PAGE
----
I’ve just got to get through extended Christmas festivities – and subsequent mopping up – and I’ll be off on my hols. What am I doing this year? Same as most years: heading for the bush. This time we’re going to the mountains.
As a denizen of the inner city I’ve long had a great desire to get out into the country whenever possible. Get into the grass and trees, where the air is clean and the sleeping seems better.
There’s a place we rent not far up the coast that backs onto a national park. I call it Lyrebird Lodge. And even when we go overseas I often find the country towns beat the big cities.
In recent times I’ve been singing the praises of big cities: how efficient they are and how they promote creativity and productivity, particularly in the era of the information economy.
But cities have their dark side and insufficient grass and trees is it. That’s more than just a personal preference. Environmental psychologists and others have been gathering impressive evidence of the health-given properties of greenery.
It’s evidence to support the American biologist E. O. Wilson’s “biophilia” hypothesis: because humans evolved in natural environments and have lived separate from nature only relatively recently in their evolutionary history, people possess an innate need to affiliate with other living things.
Research published last year found that people who live in urban areas with more green space tend to report greater wellbeing – less mental distress and higher life satisfaction – than city dwellers who don’t have parks, gardens or other green space nearby.
Mathew White and colleagues at the University of Exeter Medical School used a national longitudinal survey of households in Britain to track the experience of more than 10,000 people for 17 years to 2008.
They found that, on average, the positive effect on wellbeing was equivalent to about one-third of the difference between being married rather than unmarried and a 10th of the effect of being employed rather than unemployed.
A different study followed the experience of more than 1000 people over five years, in which time some moved to greener urban areas and some to less green areas. The results showed that, on average, people who moved to greener areas felt an immediate improvement in their mental health. This boost could still be measured three years later.
“These findings are important for urban planners thinking about introducing new green spaces to towns and cities, suggesting they could provide long term and sustained benefits for local communities,” the lead author of the study said.
A study from Canada began by summarising all the various benefits from contact with nature that other research had found: it can restore people’s ability to pay attention, improve concentration in children with attention-deficit hyperactivity disorder, and speed recovery from illness. It may even reduce the risk of dying.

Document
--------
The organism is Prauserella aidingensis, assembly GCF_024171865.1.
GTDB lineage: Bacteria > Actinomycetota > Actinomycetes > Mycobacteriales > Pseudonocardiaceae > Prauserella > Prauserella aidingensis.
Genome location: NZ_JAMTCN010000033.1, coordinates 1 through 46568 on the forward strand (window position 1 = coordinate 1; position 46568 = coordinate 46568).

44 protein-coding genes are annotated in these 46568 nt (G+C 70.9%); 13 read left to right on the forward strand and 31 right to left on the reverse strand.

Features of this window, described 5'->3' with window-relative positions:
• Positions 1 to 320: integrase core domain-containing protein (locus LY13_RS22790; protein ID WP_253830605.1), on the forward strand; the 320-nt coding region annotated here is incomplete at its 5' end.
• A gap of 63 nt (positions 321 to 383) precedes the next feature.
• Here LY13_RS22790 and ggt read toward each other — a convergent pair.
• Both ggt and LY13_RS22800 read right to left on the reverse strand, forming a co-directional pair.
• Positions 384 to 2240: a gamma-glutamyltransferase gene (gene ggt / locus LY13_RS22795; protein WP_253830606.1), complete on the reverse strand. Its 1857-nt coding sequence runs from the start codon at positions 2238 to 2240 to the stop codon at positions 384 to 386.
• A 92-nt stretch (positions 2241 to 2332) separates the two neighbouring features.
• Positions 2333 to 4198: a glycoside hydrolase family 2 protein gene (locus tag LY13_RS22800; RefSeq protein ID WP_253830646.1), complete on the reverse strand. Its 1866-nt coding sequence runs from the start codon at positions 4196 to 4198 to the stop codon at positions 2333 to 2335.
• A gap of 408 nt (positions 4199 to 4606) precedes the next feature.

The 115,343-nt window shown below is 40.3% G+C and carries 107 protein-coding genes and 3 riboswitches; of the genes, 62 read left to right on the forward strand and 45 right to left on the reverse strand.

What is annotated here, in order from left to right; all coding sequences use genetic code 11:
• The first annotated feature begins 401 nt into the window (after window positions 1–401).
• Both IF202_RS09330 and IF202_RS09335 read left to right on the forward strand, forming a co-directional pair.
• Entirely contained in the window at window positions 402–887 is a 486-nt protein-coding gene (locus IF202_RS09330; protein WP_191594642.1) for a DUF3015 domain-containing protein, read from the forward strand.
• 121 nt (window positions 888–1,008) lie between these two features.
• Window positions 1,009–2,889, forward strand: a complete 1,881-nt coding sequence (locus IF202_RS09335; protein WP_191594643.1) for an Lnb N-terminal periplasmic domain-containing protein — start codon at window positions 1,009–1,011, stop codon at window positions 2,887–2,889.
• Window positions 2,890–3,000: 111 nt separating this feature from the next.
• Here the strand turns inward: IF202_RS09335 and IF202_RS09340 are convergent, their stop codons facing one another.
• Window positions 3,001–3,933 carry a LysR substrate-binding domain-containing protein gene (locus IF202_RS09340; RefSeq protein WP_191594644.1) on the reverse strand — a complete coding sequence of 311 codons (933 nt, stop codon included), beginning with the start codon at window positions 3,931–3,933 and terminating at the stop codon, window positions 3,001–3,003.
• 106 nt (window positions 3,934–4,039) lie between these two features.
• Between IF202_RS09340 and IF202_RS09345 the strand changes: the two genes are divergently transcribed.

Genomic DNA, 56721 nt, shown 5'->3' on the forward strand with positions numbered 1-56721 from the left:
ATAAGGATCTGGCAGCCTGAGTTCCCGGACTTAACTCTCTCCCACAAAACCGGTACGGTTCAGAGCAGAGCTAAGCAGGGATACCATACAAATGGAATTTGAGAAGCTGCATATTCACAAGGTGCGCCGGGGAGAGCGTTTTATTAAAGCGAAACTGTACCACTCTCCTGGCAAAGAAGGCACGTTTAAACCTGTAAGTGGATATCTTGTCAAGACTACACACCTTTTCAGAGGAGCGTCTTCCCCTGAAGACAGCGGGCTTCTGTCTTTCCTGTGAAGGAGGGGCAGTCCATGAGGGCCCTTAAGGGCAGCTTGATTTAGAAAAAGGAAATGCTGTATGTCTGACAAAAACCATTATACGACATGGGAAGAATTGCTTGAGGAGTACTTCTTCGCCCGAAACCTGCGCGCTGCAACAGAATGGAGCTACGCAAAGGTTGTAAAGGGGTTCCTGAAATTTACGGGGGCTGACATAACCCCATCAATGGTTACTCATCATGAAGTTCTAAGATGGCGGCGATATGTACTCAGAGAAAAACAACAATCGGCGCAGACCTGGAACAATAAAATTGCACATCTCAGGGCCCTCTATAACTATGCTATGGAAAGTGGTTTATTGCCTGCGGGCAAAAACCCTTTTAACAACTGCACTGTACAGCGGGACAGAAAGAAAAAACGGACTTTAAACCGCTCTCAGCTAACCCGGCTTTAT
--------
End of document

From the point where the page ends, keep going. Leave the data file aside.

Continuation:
Yet another study notes that the first hospitals in Europe were infirmaries in monastic communities where a garden was considered an essential part of the environment in that it supported the healing process.
This study of studies, from Norway, says that “in most cultures, both present and past, one can observe behaviour reflecting a fondness for nature. For example, tomb painting from ancient Egypt, as well as remains found in the ruins of Pompeii, substantiate that people brought plants into their houses and gardens more than 2000 years ago”.
Many studies find health benefits from contact with nature. The Norwegian paper says a key element in this may be nature’s stress-reducing effect. Stress plays a role in the causes and development of cardiovascular diseases, anxiety disorders and depression.
Contact with nature may help “simply by being consciously or unconsciously ‘pleasing to the eye'”. Office employees seem to compensate for lack of a window view by introducing indoor plants or even just pictures of nature. One study found that having a view to plants from the work station decreased the amount of self-reported sick leave.
One of my favourite blog sites, PsyBlog, conducted by the British psychologist Dr Jeremy Dean, notes research estimating that people now spend 25 per cent less time in nature than they did 20 years ago. Instead, recreational time is often spent surfing the internet, playing video games and watching movies.
But this is more up my line: Dean reports a study finding that taking group walks in nature is associated with better mental wellbeing and lower stress and depression. The study evaluated a British program called Walking for Health, and involved nearly 2000 participants, divided into two matched groups of those who took part in the walks and those who didn’t.
The walks, which extended over three months, combined three elements, each of which you’d expect to make people feel better: walking, being in nature and being with other people.
Those who seemed to benefit most were those who’d been through a recent stressful life event, such as divorce, bereavement or a serious illness.
“Our findings suggest that something as simple as joining an outdoor walking group may not only improve someone’s daily positive emotions but may also contribute a non-pharmacological approach to serious conditions like depression,” one of the study’s authors said.
You beaut. When I get to the mountains I’m hoping to do a lot of bush walking.
This article first appeared on ‘The Sydney Morning Herald – Comment’ on 24 December 2014.